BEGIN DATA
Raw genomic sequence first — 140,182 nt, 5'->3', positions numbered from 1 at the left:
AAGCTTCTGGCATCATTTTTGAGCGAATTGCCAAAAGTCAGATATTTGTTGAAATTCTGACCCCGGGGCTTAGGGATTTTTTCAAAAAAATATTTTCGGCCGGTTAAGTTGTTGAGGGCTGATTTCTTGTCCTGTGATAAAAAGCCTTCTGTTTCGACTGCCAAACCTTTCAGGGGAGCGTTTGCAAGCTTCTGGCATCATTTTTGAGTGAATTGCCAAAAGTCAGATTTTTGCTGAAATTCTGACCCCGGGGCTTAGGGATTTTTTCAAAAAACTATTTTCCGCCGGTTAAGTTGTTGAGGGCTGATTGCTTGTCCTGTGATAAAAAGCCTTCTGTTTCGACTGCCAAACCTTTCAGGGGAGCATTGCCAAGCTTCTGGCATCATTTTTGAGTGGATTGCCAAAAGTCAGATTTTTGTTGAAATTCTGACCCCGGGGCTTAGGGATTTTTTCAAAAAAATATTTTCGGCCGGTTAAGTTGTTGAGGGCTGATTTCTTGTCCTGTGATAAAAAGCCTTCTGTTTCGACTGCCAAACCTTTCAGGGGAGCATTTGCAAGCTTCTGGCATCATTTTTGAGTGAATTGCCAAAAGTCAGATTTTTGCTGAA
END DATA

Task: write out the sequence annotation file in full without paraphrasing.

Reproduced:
Raw genomic sequence first — 140,182 nt, 5'->3', positions numbered from 1 at the left:
AAGCTTCTGGCATCATTTTTGAGCGAATTGCCAAAAGTCAGATATTTGTTGAAATTCTGACCCCGGGGCTTAGGGATTTTTTCAAAAAAATATTTTCGGCCGGTTAAGTTGTTGAGGGCTGATTTCTTGTCCTGTGATAAAAAGCCTTCTGTTTCGACTGCCAAACCTTTCAGGGGAGCGTTTGCAAGCTTCTGGCATCATTTTTGAGTGAATTGCCAAAAGTCAGATTTTTGCTGAAATTCTGACCCCGGGGCTTAGGGATTTTTTCAAAAAACTATTTTCCGCCGGTTAAGTTGTTGAGGGCTGATTGCTTGTCCTGTGATAAAAAGCCTTCTGTTTCGACTGCCAAACCTTTCAGGGGAGCATTGCCAAGCTTCTGGCATCATTTTTGAGTGGATTGCCAAAAGTCAGATTTTTGTTGAAATTCTGACCCCGGGGCTTAGGGATTTTTTCAAAAAAATATTTTCGGCCGGTTAAGTTGTTGAGGGCTGATTTCTTGTCCTGTGATAAAAAGCCTTCTGTTTCGACTGCCAAACCTTTCAGGGGAGCATTTGCAAGCTTCTGGCATCATTTTTGAGTGAATTGCCAAAAGTCAGATTTTTGCTGAA